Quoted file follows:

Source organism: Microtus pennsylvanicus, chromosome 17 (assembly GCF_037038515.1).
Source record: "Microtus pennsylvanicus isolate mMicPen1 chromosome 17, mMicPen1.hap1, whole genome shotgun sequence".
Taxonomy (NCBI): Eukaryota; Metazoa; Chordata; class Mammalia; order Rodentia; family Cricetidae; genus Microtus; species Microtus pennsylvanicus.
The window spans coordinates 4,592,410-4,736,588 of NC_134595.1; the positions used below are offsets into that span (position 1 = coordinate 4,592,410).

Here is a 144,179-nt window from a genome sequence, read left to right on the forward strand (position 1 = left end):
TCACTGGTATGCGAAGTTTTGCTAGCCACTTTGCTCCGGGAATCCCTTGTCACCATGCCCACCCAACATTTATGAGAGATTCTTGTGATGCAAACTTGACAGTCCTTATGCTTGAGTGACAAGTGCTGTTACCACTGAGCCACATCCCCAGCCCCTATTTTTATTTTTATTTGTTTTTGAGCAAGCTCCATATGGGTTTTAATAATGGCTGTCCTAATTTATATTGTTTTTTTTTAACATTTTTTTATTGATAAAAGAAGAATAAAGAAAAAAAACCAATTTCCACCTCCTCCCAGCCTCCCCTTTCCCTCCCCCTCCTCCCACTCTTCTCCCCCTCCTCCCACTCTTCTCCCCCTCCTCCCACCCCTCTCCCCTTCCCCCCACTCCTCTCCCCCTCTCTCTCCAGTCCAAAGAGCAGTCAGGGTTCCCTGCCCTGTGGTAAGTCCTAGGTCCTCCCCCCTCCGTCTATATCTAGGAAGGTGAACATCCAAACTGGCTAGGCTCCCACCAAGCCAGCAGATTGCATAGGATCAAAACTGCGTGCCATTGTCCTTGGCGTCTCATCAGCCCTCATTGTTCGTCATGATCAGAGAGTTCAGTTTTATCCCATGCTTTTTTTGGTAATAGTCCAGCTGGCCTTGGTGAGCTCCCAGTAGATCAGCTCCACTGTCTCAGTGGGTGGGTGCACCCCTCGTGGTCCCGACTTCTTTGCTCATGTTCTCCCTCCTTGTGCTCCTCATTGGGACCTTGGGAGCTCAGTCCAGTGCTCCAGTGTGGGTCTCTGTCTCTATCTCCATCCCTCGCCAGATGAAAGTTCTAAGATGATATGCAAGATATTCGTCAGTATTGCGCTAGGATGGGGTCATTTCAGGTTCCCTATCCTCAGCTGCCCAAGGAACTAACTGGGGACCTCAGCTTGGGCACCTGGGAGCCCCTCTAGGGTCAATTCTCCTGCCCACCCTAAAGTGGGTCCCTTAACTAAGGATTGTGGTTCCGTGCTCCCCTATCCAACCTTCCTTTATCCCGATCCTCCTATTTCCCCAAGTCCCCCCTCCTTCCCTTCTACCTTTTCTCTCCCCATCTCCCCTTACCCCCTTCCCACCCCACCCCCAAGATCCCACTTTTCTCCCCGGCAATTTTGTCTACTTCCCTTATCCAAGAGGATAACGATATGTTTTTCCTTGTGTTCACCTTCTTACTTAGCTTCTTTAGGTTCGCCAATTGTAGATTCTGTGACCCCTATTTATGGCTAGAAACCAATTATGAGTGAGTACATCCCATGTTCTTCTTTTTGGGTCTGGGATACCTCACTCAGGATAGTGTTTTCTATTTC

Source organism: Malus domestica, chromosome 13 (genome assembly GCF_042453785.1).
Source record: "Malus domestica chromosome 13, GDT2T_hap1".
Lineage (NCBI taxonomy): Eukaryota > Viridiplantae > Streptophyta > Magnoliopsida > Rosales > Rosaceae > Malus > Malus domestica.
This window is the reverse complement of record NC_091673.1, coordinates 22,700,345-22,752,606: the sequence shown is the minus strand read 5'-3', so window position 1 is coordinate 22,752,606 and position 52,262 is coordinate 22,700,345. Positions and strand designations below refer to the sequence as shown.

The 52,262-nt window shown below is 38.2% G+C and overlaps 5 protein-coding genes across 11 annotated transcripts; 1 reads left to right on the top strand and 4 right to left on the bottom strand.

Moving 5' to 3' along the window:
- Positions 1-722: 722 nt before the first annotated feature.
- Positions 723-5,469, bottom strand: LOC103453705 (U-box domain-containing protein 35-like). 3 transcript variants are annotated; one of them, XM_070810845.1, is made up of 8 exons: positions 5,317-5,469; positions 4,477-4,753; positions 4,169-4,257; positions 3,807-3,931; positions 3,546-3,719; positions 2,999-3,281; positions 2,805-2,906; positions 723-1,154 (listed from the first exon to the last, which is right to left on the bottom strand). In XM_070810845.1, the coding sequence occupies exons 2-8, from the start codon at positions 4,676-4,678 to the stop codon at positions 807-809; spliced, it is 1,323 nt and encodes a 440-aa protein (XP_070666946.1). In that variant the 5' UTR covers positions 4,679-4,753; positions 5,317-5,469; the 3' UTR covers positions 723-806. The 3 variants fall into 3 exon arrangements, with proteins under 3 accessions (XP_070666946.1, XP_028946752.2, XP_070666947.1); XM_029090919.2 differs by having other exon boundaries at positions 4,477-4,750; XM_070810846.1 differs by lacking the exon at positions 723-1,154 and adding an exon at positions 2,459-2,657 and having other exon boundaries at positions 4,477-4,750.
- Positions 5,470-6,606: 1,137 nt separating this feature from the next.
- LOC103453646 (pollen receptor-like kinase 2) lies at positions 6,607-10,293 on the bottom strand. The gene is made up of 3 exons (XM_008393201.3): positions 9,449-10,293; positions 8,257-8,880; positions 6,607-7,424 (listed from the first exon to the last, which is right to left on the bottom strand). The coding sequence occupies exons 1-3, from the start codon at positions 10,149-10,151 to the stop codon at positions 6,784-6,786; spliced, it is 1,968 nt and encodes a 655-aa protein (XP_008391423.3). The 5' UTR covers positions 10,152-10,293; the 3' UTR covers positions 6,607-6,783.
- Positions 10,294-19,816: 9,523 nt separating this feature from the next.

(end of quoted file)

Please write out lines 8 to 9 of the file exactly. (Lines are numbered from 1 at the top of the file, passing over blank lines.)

Source record: "Malus domestica chromosome 13, GDT2T_hap1".
Lineage (NCBI taxonomy): Eukaryota > Viridiplantae > Streptophyta > Magnoliopsida > Rosales > Rosaceae > Malus > Malus domestica.